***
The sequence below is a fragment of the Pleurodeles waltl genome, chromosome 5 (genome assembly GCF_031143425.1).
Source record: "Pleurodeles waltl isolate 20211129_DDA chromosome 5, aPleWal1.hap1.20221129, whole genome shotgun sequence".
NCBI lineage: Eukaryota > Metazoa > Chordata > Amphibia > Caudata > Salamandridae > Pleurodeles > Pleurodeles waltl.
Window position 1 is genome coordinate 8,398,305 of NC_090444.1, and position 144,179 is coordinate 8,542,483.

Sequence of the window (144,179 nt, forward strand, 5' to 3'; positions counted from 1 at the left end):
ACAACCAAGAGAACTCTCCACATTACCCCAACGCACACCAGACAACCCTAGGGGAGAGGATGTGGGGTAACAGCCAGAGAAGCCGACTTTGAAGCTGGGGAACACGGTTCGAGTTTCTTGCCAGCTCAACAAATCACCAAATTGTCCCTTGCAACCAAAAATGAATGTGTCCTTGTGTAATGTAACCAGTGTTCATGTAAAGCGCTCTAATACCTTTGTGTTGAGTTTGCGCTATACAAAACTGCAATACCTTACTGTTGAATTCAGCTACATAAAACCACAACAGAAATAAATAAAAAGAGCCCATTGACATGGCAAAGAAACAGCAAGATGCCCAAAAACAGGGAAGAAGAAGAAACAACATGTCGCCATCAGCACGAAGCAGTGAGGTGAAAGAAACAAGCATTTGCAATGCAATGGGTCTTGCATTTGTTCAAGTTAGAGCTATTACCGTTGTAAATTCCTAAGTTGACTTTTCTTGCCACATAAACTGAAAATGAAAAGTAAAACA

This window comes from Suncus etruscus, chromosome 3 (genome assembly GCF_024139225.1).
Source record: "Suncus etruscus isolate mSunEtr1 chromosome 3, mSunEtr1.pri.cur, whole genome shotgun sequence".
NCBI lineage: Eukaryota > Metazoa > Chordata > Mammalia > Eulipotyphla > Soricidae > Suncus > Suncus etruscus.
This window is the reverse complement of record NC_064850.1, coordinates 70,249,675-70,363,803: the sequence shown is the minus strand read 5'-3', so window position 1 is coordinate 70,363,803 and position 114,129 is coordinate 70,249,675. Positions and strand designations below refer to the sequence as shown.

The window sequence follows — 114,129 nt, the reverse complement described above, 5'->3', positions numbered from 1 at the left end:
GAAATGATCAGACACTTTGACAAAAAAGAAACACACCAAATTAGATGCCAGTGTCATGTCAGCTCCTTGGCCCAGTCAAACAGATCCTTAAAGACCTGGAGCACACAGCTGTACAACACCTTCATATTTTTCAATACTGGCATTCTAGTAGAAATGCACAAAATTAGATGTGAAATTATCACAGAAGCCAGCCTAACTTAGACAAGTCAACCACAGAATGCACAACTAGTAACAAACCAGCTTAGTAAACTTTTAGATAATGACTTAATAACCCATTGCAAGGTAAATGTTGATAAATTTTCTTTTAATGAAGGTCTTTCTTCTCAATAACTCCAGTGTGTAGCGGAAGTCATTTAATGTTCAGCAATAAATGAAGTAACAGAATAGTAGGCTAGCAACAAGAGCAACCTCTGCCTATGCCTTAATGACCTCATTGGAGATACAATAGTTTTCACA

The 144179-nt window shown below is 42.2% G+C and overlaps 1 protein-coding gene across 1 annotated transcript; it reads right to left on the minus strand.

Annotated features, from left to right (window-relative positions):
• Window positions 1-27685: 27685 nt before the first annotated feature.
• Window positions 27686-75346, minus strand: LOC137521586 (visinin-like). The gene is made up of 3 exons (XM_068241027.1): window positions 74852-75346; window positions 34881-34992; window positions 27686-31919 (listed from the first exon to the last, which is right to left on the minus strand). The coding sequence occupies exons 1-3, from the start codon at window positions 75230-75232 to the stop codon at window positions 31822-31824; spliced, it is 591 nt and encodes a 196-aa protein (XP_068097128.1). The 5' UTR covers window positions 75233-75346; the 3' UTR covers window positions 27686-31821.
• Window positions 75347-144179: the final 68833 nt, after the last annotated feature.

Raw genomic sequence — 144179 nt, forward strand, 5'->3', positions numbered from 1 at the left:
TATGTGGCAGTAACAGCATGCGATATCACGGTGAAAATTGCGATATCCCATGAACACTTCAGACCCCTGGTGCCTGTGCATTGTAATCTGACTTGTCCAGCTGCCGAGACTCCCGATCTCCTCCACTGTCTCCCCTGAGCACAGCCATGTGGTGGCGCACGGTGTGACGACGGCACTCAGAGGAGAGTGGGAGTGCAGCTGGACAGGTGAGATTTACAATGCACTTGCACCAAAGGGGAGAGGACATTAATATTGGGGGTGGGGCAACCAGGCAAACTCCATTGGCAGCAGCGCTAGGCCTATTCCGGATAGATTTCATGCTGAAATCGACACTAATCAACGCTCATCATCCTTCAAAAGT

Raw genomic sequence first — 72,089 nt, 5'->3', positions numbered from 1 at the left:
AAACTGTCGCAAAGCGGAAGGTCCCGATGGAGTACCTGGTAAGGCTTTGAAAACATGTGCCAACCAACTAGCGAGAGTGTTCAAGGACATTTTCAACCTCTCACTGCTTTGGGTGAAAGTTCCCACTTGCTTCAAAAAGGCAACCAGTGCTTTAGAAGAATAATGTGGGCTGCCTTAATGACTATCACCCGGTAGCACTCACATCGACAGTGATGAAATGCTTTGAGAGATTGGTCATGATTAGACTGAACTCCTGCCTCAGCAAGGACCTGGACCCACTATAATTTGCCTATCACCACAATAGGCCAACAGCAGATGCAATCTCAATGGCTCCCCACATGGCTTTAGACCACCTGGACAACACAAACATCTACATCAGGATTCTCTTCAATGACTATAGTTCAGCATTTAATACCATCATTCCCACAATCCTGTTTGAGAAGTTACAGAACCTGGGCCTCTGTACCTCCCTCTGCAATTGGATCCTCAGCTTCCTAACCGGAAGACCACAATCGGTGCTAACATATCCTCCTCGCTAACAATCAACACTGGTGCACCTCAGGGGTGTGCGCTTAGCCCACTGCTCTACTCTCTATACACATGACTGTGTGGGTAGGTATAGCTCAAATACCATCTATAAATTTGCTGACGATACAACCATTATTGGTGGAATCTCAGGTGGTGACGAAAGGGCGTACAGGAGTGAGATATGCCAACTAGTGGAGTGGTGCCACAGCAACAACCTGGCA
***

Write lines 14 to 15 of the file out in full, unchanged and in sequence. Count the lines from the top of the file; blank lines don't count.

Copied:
Annotated features, from left to right (window-relative positions):
• Window positions 1-27685: 27685 nt before the first annotated feature.